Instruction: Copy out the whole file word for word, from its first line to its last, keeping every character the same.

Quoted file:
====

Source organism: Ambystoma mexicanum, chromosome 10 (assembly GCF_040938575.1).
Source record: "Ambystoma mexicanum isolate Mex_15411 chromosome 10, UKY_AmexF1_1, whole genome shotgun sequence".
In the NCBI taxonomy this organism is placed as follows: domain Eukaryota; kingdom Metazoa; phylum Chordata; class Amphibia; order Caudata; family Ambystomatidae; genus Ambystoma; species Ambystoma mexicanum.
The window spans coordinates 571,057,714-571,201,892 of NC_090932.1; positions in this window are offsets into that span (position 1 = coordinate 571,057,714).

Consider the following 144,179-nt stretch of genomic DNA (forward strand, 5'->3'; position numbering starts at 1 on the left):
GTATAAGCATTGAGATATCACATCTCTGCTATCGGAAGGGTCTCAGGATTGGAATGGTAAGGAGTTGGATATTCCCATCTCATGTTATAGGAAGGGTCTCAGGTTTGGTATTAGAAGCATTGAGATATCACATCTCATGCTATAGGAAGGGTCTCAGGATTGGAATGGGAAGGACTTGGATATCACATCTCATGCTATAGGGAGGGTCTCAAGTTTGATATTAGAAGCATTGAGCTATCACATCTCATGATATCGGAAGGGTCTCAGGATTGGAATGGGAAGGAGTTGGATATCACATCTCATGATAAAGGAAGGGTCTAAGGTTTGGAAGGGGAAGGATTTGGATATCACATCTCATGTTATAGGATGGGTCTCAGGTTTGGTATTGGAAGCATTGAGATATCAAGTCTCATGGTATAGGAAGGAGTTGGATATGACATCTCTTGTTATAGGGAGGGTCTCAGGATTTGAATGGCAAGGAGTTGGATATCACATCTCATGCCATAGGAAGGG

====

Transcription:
Source organism: Ambystoma mexicanum, chromosome 10 (assembly GCF_040938575.1).
Source record: "Ambystoma mexicanum isolate Mex_15411 chromosome 10, UKY_AmexF1_1, whole genome shotgun sequence".
In the NCBI taxonomy this organism is placed as follows: domain Eukaryota; kingdom Metazoa; phylum Chordata; class Amphibia; order Caudata; family Ambystomatidae; genus Ambystoma; species Ambystoma mexicanum.
The window spans coordinates 571,057,714-571,201,892 of NC_090932.1; positions in this window are offsets into that span (position 1 = coordinate 571,057,714).

Consider the following 144,179-nt stretch of genomic DNA (forward strand, 5'->3'; position numbering starts at 1 on the left):
GTATAAGCATTGAGATATCACATCTCTGCTATCGGAAGGGTCTCAGGATTGGAATGGTAAGGAGTTGGATATTCCCATCTCATGTTATAGGAAGGGTCTCAGGTTTGGTATTAGAAGCATTGAGATATCACATCTCATGCTATAGGAAGGGTCTCAGGATTGGAATGGGAAGGACTTGGATATCACATCTCATGCTATAGGGAGGGTCTCAAGTTTGATATTAGAAGCATTGAGCTATCACATCTCATGATATCGGAAGGGTCTCAGGATTGGAATGGGAAGGAGTTGGATATCACATCTCATGATAAAGGAAGGGTCTAAGGTTTGGAAGGGGAAGGATTTGGATATCACATCTCATGTTATAGGATGGGTCTCAGGTTTGGTATTGGAAGCATTGAGATATCAAGTCTCATGGTATAGGAAGGAGTTGGATATGACATCTCTTGTTATAGGGAGGGTCTCAGGATTTGAATGGCAAGGAGTTGGATATCACATCTCATGCCATAGGAAGGG